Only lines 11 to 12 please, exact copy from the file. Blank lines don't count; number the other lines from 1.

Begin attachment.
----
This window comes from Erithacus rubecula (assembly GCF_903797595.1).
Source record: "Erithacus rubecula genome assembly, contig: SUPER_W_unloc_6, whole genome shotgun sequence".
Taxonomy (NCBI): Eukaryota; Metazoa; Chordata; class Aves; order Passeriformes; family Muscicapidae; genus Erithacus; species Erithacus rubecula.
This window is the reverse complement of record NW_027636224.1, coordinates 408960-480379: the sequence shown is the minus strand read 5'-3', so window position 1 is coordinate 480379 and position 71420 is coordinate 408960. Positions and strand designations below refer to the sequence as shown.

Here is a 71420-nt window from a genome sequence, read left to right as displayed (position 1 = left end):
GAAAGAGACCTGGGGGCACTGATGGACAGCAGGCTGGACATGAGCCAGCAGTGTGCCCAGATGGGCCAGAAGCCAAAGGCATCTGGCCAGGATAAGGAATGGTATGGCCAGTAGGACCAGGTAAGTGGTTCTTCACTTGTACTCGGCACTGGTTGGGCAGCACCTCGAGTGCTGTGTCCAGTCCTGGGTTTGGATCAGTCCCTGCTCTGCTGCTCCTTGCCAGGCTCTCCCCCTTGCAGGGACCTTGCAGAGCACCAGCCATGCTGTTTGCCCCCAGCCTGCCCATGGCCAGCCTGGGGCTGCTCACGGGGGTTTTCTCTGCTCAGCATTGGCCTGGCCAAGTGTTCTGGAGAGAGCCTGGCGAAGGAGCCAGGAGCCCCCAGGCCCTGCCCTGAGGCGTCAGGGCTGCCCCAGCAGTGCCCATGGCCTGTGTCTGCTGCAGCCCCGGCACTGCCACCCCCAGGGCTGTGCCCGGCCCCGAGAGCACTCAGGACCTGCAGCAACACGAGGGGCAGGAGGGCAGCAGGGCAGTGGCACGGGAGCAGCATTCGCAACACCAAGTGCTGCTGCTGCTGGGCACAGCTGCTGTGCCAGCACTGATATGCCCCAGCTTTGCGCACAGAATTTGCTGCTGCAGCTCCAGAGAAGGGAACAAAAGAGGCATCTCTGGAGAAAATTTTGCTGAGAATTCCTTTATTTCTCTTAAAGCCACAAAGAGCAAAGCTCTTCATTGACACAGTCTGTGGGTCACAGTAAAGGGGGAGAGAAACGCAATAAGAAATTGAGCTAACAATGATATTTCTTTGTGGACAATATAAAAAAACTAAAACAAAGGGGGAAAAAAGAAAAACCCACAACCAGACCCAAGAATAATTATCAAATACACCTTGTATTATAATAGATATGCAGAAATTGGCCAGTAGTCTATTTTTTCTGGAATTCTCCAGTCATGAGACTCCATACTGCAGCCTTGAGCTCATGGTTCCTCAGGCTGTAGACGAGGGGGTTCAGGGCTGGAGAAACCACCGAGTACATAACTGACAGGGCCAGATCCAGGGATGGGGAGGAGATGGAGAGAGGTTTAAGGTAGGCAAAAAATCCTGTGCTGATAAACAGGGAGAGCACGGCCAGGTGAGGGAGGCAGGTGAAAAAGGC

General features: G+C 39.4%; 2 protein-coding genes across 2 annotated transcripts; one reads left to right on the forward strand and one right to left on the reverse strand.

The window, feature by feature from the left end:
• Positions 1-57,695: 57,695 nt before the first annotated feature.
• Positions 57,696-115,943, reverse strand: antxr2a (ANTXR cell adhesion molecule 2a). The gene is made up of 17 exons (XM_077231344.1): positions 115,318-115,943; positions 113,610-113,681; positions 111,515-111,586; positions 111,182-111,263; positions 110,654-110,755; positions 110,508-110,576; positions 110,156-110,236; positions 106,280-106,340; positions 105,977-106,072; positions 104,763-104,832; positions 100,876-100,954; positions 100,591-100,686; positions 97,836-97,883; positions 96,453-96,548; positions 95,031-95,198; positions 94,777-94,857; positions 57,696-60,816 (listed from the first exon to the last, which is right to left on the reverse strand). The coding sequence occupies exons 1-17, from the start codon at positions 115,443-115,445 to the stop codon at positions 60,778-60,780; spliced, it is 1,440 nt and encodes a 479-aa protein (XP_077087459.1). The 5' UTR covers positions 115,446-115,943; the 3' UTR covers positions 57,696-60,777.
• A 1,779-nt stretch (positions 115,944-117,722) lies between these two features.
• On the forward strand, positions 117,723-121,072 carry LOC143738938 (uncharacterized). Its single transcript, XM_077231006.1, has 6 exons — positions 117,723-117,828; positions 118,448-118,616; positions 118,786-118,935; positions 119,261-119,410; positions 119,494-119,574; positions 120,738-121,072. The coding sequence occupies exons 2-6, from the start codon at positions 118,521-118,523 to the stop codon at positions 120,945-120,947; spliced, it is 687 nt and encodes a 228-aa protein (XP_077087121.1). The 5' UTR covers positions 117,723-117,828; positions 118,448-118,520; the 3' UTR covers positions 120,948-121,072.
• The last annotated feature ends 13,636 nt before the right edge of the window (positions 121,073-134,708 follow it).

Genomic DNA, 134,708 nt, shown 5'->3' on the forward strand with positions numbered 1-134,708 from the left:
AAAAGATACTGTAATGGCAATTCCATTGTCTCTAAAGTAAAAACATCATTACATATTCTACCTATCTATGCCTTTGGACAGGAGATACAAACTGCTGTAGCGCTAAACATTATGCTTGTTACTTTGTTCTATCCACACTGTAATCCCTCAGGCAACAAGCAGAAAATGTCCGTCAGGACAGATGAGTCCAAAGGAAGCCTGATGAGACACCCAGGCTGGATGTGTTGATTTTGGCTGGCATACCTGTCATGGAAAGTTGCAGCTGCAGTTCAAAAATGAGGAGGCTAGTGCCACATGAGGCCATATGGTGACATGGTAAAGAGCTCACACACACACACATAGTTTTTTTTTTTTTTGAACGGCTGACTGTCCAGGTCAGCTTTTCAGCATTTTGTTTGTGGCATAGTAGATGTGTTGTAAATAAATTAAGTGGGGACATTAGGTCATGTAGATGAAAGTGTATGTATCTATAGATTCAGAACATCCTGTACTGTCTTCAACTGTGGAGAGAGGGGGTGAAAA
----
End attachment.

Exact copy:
• A 1,779-nt stretch (positions 115,944-117,722) lies between these two features.
• On the forward strand, positions 117,723-121,072 carry LOC143738938 (uncharacterized). Its single transcript, XM_077231006.1, has 6 exons — positions 117,723-117,828; positions 118,448-118,616; positions 118,786-118,935; positions 119,261-119,410; positions 119,494-119,574; positions 120,738-121,072. The coding sequence occupies exons 2-6, from the start codon at positions 118,521-118,523 to the stop codon at positions 120,945-120,947; spliced, it is 687 nt and encodes a 228-aa protein (XP_077087121.1). The 5' UTR covers positions 117,723-117,828; positions 118,448-118,520; the 3' UTR covers positions 120,948-121,072.